Yahoo to change name and slash board if Verizon deal agreed
Tech giant Yahoo is to adopt a new corporate identity and slash the size of its board if the proposed 4.8 billion-dollar (£3.9bn) sale of its digital services to Verizon Communications goes ahead.
The company plans to change its name to Altaba after it turns over its email, websites, mobile apps and advertising tools to Verizon.
The new name is meant to reflect Yahoo's transformation into a holding company for investments in China's e-commerce leader Alibaba Group and Yahoo Japan that are worth about more than 40 billion dollars (£33bn) in total.
Yahoo chief executive Marissa Mayer, co-founder David Filo and four other directors currently on the company's 11-member board will resign after the planned sale to Verizon closes.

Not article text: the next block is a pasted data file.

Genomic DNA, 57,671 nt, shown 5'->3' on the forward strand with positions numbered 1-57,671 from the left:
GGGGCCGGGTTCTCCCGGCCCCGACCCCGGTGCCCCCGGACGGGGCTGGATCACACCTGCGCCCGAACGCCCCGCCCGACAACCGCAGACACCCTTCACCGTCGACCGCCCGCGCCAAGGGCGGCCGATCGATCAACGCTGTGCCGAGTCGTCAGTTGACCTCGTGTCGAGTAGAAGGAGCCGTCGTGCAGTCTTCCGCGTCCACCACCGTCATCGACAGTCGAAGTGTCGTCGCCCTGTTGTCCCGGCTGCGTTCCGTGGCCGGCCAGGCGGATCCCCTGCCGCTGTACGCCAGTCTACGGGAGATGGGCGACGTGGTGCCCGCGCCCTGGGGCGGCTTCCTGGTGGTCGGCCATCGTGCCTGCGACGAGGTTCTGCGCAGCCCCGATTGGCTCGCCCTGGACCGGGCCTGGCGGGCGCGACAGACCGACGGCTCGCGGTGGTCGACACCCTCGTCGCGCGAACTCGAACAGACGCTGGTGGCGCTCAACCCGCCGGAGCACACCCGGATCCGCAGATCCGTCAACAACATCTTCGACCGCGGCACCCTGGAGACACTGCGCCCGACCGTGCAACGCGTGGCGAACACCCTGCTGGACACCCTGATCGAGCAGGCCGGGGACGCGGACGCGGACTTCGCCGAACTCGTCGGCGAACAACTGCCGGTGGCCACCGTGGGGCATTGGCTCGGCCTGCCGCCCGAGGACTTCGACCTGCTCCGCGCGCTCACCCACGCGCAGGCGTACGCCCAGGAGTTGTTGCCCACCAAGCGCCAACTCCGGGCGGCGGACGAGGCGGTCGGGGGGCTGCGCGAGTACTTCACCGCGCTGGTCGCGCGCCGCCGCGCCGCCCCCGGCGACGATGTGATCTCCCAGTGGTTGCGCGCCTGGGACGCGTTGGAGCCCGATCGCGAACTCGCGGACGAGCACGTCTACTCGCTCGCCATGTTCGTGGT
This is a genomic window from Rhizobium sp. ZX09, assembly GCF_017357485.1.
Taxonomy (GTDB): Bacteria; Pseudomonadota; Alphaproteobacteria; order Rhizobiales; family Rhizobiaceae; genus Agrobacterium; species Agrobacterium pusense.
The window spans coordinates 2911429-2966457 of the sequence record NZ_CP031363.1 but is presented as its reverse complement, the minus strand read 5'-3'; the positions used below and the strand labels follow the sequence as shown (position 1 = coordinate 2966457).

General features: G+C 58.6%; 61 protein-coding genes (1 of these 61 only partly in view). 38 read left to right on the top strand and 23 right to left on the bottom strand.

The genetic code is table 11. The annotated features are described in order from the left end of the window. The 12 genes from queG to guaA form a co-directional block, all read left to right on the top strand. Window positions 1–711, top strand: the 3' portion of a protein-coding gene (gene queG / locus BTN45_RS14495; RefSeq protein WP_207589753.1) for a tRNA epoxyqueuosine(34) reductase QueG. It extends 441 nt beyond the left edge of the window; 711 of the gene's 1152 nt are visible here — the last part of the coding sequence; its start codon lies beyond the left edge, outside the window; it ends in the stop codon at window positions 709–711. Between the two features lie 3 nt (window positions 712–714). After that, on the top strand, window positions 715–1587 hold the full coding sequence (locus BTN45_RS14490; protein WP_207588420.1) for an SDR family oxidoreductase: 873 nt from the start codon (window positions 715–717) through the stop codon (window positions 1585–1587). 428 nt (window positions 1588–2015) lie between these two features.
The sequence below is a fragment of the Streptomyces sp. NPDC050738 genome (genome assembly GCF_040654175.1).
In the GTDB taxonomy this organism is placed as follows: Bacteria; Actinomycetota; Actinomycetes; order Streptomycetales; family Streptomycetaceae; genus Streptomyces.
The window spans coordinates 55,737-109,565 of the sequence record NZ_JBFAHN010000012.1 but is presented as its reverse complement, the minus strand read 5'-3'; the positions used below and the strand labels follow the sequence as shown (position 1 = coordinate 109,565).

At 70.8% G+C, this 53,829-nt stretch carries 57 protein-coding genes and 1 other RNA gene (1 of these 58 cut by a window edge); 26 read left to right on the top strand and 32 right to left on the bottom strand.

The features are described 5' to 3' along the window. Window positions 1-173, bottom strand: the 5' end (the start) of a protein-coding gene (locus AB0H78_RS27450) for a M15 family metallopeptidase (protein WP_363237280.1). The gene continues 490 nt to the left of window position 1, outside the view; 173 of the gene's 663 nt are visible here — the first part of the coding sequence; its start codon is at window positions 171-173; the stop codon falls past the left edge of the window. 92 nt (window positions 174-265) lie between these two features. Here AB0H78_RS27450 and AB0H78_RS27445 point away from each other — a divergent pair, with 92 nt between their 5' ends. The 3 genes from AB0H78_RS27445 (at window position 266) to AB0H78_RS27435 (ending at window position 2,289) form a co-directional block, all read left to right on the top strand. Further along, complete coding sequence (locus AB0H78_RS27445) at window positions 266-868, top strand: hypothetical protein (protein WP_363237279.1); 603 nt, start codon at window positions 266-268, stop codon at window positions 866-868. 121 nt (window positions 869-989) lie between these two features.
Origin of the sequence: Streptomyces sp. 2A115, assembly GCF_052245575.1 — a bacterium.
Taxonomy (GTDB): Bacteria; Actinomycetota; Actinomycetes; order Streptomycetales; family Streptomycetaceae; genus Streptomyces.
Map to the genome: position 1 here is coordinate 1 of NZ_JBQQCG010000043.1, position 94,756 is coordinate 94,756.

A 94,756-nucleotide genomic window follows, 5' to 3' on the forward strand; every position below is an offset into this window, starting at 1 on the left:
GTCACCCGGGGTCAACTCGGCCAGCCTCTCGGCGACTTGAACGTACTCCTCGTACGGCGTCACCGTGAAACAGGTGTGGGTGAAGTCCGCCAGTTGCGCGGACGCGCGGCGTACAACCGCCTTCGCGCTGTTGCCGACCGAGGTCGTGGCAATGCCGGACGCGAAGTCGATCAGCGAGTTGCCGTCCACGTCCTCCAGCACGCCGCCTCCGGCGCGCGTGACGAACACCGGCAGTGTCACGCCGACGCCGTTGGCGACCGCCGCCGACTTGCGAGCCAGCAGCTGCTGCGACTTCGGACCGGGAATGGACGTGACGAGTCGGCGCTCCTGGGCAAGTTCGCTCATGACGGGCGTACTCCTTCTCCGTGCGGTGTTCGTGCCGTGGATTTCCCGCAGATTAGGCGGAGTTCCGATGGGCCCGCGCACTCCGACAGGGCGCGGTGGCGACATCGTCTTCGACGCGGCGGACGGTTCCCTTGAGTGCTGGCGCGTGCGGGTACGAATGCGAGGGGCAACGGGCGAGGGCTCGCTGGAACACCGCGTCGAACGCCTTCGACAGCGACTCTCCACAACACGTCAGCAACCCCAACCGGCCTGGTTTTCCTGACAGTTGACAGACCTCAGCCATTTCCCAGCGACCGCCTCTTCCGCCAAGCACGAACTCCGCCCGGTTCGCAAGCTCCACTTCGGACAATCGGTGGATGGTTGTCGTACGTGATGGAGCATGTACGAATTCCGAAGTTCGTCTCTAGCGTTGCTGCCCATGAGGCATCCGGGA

But the Verizon deal has been jeopardised by Yahoo's recent discovery of two separate hacking attacks that stole personal information from more than one billion user accounts during two different intrusions that occurred in 2013 and 2014.
Yahoo is fighting to keep the deal intact but Verizon is reassessing whether it should renegotiate the sales price or perhaps cancel the sale, following the hacking revelations that could trigger a backlash among Yahoo users upset about sensitive personal details being stolen.
In the only change that took effect on Monday, Yahoo director Eric Brandt became the company's chairman, replacing Maynard Webb, who becomes chairman emeritus until the Verizon deal closes.
Mr Brandt, former chief financial officer of chipmaker Broadcom, joined Yahoo's board 10 months ago and Mr Webb had been Yahoo's chairman for nearly four years.
If the Verizon deal closes, Mr Webb will leave the board along with Ms Mayer, Mr Filo and Eddy Hartenstein, Richard Hill and Jane Shaw.